In all fairness, when I first tried it out, I was afraid I had received one of those "bad" copies. My first several photos were a bit soft, and I started thinking that I might have to return it for another one. I decided to work with it a little more before I bailed on it. After spending an afternoon with it exclusively, I began to get a feel for the focusing (both manual and auto). It is a different game because of the latitude the field of view provides. Once I became accustomed to it, I realized it wasn't that I had a bad copy, just that I had to hone my skills.

As an example of how much I have grown to like the IQ of this lens, I'd like to relate a story. Recently, I purchased the Canon 24mm f/2.8. I was on the fence about it, but after doing my research I thought I'd give it a go (I do like using primes). Once I received it, I tested it against some other lenses in my collection. First, it went up against my 24-70L, which it matched fairly well. But against my Tamron 24-135, I found it lacking. This speaks more toward the Tamron, I felt, than against the Canon 24mm.

Then, on a lark, I thought I'd compare the IQ of the 24mm against the Sigma 12-24. My guess was that the Sigma would be a few steps behind, mostly because I felt the main selling point of this lens was the wide focal length/zoom and because the 24mm length was at the end of the zoom range. I didn't really think of this lens in terms of image quality and sharpness. After I made a few exposures at different aperture settings, I hunkered down in front of my monitor see what I had. Frankly, I was stunned. The Sigma outperformed the 24mm prime at every aperture I tried. The sharpness (particularly center) was quite noticeably better with the Sigma, as was the brightness and color reproduction. That led me to pack up the 24mm and return it.

In the end, I am thoroughly pleased that I took a chance on this lens. It is a mainstay in my camera bag.

Tamron 24-135MM F/3.5-5.6 AD Aspherical (IF) Macro

Review Date: Nov 6, 2007 Recommend? yes | Price paid: $400.00 | Rating: 9 

Pros: Sharpness, zoom range, build quality
I would just love it to be faster

After my very favorable experience with the Tamron 28-75 f/2.8, I thought I'd give this lens a shot...and boy am I happy I did. It is a perfect walk-around lens because of the useful zoom range. The build quality of this lens is very nice. It feels substantial in your hands and on your camera. The zoom is a bit tight, but that is nothing that one can't get used to after just a few minutes.

But when talking about a lens, the proof is in the photos, and this lens does not disappoint. Sharpness is great throughout the range. I haven't noticed any CA in the time I've been using this lens.

My only qualm is that it's relatively slow: f/3.5-5.6. I understand the give and take between price and max aperture, and here the trade off is pretty significant. Sure, it's on the slow side, but a lens of this quality, with this zoom range, and with such great performance coming in at or below $400 really is something special.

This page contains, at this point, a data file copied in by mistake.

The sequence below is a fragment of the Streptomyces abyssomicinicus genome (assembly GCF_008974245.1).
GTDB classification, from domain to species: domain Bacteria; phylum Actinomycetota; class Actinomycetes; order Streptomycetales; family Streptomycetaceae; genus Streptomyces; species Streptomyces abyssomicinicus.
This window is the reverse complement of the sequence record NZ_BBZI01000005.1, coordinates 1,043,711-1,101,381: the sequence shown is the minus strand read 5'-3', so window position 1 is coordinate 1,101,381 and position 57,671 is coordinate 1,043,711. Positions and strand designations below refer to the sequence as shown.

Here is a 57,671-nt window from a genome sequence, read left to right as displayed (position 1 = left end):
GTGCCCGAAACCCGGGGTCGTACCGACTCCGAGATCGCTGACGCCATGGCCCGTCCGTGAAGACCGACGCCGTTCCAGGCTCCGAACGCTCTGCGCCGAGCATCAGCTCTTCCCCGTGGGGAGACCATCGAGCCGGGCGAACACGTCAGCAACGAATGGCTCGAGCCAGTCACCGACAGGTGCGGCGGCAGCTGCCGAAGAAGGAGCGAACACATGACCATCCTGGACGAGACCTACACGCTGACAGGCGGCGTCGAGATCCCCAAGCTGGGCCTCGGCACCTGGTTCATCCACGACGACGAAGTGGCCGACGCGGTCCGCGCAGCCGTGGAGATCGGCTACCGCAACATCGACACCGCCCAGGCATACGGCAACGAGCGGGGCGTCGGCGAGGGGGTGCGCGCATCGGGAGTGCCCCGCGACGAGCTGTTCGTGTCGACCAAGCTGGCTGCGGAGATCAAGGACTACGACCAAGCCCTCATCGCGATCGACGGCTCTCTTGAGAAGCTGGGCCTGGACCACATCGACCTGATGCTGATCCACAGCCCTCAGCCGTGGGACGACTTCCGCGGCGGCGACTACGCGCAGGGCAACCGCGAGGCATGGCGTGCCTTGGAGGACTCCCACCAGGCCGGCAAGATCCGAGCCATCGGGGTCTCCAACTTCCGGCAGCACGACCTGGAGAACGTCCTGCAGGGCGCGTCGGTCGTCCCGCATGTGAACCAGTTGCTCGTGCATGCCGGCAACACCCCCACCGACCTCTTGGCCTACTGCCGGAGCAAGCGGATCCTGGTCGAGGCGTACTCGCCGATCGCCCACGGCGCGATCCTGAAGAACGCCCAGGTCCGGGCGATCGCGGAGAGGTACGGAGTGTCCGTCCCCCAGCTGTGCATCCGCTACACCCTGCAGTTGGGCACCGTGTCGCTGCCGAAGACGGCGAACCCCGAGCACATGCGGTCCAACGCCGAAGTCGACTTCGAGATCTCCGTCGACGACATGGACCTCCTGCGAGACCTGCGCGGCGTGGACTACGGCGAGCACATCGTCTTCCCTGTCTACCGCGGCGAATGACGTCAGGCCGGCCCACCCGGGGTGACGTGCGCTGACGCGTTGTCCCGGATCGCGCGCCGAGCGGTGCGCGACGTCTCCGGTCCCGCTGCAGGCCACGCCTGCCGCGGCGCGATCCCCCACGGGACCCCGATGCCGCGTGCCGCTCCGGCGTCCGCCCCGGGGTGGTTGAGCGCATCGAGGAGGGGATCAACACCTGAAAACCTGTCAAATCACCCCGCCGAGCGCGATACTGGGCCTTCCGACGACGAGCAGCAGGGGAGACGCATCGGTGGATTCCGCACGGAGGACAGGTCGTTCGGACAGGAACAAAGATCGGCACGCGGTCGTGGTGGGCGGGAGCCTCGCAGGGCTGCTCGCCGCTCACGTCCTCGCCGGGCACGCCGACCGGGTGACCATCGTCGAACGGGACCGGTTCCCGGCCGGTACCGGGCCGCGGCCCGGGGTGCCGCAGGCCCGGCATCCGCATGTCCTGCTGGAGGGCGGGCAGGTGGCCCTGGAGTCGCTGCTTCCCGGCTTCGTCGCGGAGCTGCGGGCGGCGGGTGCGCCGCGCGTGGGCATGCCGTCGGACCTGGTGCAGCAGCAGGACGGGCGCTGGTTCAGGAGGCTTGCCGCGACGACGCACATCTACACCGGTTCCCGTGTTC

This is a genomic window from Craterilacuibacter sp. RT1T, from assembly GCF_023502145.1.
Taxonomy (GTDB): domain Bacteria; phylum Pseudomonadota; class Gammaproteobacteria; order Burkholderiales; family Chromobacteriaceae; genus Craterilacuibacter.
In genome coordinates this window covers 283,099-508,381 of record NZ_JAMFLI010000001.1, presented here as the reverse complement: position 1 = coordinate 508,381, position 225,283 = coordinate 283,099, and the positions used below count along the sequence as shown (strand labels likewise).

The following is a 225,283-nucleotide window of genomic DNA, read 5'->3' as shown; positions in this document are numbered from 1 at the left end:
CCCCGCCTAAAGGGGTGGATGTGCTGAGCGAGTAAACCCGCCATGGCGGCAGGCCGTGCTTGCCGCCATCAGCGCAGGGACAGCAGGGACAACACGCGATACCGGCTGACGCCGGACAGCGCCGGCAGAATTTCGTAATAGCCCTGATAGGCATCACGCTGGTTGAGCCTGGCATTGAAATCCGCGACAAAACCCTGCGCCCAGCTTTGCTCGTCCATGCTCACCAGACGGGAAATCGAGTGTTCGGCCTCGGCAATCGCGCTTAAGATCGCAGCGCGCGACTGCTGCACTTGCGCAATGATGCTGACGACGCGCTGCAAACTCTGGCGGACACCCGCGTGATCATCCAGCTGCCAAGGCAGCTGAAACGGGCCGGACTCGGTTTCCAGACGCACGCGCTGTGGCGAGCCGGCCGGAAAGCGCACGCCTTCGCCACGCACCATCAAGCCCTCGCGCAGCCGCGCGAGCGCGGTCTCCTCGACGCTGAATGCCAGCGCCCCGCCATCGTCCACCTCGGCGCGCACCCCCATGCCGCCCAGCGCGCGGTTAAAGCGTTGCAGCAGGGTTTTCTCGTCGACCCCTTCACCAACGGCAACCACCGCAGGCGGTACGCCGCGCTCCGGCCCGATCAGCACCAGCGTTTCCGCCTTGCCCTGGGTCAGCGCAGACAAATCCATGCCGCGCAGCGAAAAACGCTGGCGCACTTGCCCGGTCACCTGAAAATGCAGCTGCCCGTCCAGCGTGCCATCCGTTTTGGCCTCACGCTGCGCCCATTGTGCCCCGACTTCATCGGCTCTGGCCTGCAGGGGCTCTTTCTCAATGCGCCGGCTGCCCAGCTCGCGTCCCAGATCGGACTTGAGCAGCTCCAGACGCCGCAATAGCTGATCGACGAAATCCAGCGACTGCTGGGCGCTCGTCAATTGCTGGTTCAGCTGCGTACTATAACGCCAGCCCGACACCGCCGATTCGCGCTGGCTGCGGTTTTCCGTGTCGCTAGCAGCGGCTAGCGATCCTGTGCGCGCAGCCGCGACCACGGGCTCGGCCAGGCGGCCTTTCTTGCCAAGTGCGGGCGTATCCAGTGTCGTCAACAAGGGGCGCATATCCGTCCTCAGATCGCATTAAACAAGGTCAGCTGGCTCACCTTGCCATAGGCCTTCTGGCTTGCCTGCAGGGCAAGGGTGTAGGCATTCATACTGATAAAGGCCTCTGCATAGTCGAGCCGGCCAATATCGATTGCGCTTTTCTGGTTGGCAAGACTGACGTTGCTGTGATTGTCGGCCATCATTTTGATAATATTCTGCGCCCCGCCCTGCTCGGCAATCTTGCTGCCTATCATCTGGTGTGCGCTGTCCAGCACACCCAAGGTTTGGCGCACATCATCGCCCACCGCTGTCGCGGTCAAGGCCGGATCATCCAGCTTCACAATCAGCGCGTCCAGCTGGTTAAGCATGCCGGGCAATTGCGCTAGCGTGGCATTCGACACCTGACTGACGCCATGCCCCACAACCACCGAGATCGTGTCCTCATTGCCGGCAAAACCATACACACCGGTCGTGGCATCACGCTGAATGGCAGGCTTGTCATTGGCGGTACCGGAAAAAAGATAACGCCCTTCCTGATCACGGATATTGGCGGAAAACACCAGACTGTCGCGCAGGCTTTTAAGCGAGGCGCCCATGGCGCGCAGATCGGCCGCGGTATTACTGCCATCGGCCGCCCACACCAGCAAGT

Tamron 28-75MM F/2.8 XR Di LD Aspherical (IF)

Review Date: Aug 2, 2007 Recommend? yes | Price paid: $330.00 | Rating: 10 

Pros: Sharpness, size, color reproduction, consistent f/2.8 aperture, price
Back cap not swappable with Canon AF lenses

Let me start by saying I didn't want to like this lens. I've been a Canon lens purist since my first camera. I've always considered second party lenses to be inferior and not worth my time. Recently, however, I acquired another body (EOS 1). I wanted a dedicated walk around lens for it, since I'd been alternating my 24-70L between my digital and this new body. Unfortunately, my funds are a bit limited at them moment, so I wasn't able to purchase another 24-70L as I would have liked. So I began an extensive search for a lens that would fit my needs AND budget.

After a while, I started leaning toward the 28-105 f/3.5-4.5. However, although I got close to purchasing one several times, I just couldn't pull the trigger. It seemed good enough, but I just wasn't convinced. Then just by accident, I read a review of the Tamron. The review went on and on about the performance and sharpness of the lens. I thought it was all just hot air. Then I saw a second review that stated the same thing. I became intrigued. I started my research. I went to several different sources and a clear picture began to emerge: this is a lens that a lot of people really like. This is a lens that consistently gets compared to my beloved 24-70L, and consistently holds its own--or even out performs it. At first I thought it unfair to compare it to the 24-70L, but then I saw sample images. I saw sharpness tests. I was impressed.

So I took the plunge, and I'm so glad I did. As soon as it arrived, the first thing I noticed was that it did not feel like a cheap lens. I had expected it to be feather-light and almost flimsy. Instead, it feel substantial. It also came with a lens hood.